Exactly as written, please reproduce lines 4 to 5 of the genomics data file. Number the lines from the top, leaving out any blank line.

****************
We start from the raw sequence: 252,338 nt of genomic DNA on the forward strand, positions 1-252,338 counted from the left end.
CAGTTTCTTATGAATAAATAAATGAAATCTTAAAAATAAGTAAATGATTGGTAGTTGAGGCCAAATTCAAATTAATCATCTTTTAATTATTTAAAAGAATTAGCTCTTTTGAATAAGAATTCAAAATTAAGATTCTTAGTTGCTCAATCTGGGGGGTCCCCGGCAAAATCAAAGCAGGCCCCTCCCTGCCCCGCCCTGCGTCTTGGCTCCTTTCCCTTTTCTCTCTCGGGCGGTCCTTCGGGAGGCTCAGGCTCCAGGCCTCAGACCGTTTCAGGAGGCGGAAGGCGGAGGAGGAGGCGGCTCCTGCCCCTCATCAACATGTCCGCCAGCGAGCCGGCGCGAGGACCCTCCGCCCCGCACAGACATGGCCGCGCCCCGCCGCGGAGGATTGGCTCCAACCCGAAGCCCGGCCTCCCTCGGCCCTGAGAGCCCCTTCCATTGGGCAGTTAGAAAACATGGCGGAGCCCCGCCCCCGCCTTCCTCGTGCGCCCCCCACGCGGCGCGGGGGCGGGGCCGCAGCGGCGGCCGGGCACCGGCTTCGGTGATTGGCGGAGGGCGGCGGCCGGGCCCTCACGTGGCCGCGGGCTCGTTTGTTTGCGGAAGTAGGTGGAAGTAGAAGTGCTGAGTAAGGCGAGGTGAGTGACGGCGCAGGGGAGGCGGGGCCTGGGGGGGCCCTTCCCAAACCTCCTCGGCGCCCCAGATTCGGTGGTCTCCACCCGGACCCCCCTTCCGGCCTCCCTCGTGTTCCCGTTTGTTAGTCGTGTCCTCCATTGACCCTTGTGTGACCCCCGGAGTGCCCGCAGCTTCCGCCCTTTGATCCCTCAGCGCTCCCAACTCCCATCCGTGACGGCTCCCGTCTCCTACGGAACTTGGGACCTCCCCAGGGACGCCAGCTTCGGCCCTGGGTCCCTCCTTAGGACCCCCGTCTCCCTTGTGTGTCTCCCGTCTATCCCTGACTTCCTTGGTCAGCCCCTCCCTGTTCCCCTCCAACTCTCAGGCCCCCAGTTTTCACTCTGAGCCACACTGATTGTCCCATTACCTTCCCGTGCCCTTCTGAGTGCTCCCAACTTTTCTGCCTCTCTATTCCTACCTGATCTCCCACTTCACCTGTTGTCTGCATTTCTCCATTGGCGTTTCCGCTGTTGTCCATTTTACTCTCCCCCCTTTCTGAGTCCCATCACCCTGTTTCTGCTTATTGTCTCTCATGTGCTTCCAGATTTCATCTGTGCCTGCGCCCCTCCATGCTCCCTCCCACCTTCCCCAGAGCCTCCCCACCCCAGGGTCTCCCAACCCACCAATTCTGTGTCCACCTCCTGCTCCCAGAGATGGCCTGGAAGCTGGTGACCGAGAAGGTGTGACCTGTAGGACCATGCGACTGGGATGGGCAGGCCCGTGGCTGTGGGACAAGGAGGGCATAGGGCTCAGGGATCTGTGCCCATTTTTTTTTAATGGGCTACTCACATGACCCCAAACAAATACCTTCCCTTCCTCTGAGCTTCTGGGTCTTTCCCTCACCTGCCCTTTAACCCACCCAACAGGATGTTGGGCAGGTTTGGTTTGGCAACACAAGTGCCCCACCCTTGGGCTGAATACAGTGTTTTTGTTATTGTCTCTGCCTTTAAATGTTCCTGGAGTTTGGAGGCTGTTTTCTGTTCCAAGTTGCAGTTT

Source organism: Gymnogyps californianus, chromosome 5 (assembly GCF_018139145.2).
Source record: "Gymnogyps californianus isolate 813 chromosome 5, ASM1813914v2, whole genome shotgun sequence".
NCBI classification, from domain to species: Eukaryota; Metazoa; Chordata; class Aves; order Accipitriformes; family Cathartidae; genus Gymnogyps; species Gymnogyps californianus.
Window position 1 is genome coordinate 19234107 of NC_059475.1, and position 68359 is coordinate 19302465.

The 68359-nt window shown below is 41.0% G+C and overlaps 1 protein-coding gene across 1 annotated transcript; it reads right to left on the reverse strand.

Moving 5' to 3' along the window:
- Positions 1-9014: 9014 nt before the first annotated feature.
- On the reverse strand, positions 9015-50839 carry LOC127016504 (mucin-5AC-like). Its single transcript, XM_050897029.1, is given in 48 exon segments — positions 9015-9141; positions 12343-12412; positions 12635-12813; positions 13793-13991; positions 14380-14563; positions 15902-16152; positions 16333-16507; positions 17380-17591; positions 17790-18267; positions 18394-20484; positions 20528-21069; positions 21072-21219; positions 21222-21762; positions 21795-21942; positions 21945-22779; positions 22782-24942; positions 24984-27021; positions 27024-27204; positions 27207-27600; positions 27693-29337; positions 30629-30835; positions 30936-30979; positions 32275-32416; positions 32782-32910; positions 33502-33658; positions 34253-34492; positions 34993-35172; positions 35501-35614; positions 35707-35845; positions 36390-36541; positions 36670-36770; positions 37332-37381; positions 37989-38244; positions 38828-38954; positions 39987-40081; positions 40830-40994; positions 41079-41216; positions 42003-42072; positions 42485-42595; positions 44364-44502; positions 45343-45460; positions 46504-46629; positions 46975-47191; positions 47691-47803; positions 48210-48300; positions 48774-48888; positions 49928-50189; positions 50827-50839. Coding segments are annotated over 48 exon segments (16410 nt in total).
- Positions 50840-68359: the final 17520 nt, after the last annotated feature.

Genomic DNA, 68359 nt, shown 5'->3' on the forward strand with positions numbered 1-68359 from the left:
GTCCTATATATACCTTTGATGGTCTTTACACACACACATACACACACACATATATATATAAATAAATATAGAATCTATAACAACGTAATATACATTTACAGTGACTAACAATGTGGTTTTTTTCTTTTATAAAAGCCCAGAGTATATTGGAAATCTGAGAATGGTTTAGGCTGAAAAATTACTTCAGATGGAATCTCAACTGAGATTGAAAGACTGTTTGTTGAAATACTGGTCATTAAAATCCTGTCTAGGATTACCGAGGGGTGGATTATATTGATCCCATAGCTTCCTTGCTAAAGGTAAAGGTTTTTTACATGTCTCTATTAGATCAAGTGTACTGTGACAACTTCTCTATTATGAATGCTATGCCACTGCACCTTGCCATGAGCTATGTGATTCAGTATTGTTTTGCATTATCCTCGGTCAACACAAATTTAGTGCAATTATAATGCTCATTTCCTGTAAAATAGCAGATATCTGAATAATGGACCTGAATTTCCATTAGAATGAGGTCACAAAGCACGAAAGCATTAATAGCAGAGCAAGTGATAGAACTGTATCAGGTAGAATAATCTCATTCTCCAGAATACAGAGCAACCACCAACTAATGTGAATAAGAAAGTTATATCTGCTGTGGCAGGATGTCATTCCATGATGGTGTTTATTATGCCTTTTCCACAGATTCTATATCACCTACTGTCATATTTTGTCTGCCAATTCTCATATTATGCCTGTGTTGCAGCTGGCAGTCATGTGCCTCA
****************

Source record: "Gymnogyps californianus isolate 813 chromosome 5, ASM1813914v2, whole genome shotgun sequence".
NCBI classification, from domain to species: Eukaryota; Metazoa; Chordata; class Aves; order Accipitriformes; family Cathartidae; genus Gymnogyps; species Gymnogyps californianus.